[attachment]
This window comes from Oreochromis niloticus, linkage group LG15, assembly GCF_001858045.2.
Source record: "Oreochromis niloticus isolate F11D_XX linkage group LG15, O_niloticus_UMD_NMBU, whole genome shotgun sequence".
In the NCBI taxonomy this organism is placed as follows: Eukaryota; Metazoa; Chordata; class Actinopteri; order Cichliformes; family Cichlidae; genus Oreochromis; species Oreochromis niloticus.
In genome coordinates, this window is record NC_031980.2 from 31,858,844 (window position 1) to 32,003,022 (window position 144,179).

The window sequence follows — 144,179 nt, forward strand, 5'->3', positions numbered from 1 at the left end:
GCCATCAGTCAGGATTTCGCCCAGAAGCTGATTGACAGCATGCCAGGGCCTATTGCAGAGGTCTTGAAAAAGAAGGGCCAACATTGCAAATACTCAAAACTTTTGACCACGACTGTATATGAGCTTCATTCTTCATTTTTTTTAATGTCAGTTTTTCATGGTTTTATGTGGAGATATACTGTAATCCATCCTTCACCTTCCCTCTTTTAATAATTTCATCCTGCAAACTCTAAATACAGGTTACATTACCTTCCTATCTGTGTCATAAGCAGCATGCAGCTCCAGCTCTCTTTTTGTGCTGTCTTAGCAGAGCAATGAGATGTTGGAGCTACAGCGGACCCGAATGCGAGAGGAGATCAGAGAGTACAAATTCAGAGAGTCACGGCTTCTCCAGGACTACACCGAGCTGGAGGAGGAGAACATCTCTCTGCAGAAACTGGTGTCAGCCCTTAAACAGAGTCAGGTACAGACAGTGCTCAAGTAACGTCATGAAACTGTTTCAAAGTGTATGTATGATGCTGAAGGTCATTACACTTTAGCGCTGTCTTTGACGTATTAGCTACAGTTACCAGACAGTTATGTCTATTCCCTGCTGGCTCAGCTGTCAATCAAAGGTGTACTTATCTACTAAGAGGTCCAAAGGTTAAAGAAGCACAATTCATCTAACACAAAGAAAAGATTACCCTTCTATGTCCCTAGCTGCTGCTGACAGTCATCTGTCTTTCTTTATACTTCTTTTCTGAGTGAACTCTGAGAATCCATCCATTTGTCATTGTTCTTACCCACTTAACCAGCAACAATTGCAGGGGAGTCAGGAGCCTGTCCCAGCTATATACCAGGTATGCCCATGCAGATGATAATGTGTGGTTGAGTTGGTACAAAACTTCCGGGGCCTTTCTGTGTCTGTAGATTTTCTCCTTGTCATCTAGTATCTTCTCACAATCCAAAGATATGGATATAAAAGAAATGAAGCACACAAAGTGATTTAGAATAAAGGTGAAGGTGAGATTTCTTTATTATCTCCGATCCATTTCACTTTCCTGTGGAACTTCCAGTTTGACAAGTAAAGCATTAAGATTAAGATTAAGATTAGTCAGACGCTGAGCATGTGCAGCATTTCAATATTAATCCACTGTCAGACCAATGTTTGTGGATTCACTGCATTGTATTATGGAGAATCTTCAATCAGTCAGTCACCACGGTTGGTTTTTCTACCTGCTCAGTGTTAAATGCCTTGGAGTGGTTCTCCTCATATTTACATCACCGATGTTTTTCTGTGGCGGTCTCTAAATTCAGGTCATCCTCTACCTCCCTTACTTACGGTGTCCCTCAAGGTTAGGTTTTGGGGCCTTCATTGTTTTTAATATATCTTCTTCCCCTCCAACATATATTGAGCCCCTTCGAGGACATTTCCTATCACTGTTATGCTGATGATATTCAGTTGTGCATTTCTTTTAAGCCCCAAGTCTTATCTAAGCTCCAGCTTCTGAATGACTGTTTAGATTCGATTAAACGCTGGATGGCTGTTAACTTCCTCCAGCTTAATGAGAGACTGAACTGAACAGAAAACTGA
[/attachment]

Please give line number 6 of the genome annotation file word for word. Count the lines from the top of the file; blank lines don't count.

GCCATCAGTCAGGATTTCGCCCAGAAGCTGATTGACAGCATGCCAGGGCCTATTGCAGAGGTCTTGAAAAAGAAGGGCCAACATTGCAAATACTCAAAACTTTTGACCACGACTGTATATGAGCTTCATTCTTCATTTTTTTTAATGTCAGTTTTTCATGGTTTTATGTGGAGATATACTGTAATCCATCCTTCACCTTCCCTCTTTTAATAATTTCATCCTGCAAACTCTAAATACAGGTTACATTACCTTCCTATCTGTGTCATAAGCAGCATGCAGCTCCAGCTCTCTTTTTGTGCTGTCTTAGCAGAGCAATGAGATGTTGGAGCTACAGCGGACCCGAATGCGAGAGGAGATCAGAGAGTACAAATTCAGAGAGTCACGGCTTCTCCAGGACTACACCGAGCTGGAGGAGGAGAACATCTCTCTGCAGAAACTGGTGTCAGCCCTTAAACAGAGTCAGGTACAGACAGTGCTCAAGTAACGTCATGAAACTGTTTCAAAGTGTATGTATGATGCTGAAGGTCATTACACTTTAGCGCTGTCTTTGACGTATTAGCTACAGTTACCAGACAGTTATGTCTATTCCCTGCTGGCTCAGCTGTCAATCAAAGGTGTACTTATCTACTAAGAGGTCCAAAGGTTAAAGAAGCACAATTCATCTAACACAAAGAAAAGATTACCCTTCTATGTCCCTAGCTGCTGCTGACAGTCATCTGTCTTTCTTTATACTTCTTTTCTGAGTGAACTCTGAGAATCCATCCATTTGTCATTGTTCTTACCCACTTAACCAGCAACAATTGCAGGGGAGTCAGGAGCCTGTCCCAGCTATATACCAGGTATGCCCATGCAGATGATAATGTGTGGTTGAGTTGGTACAAAACTTCCGGGGCCTTTCTGTGTCTGTAGATTTTCTCCTTGTCATCTAGTATCTTCTCACAATCCAAAGATATGGATATAAAAGAAATGAAGCACACAAAGTGATTTAGAATAAAGGTGAAGGTGAGATTTCTTTATTATCTCCGATCCATTTCACTTTCCTGTGGAACTTCCAGTTTGACAAGTAAAGCATTAAGATTAAGATTAAGATTAGTCAGACGCTGAGCATGTGCAGCATTTCAATATTAATCCACTGTCAGACCAATGTTTGTGGATTCACTGCATTGTATTATGGAGAATCTTCAATCAGTCAGTCACCACGGTTGGTTTTTCTACCTGCTCAGTGTTAAATGCCTTGGAGTGGTTCTCCTCATATTTACATCACCGATGTTTTTCTGTGGCGGTCTCTAAATTCAGGTCATCCTCTACCTCCCTTACTTACGGTGTCCCTCAAGGTTAGGTTTTGGGGCCTTCATTGTTTTTAATATATCTTCTTCCCCTCCAACATATATTGAGCCCCTTCGAGGACATTTCCTATCACTGTTATGCTGATGATATTCAGTTGTGCATTTCTTTTAAGCCCCAAGTCTTATCTAAGCTCCAGCTTCTGAATGACTGTTTAGATTCGATTAAACGCTGGATGGCTGTTAACTTCCTCCAGCTTAATGAGAGACTGAACTGAACAGAAAACTGA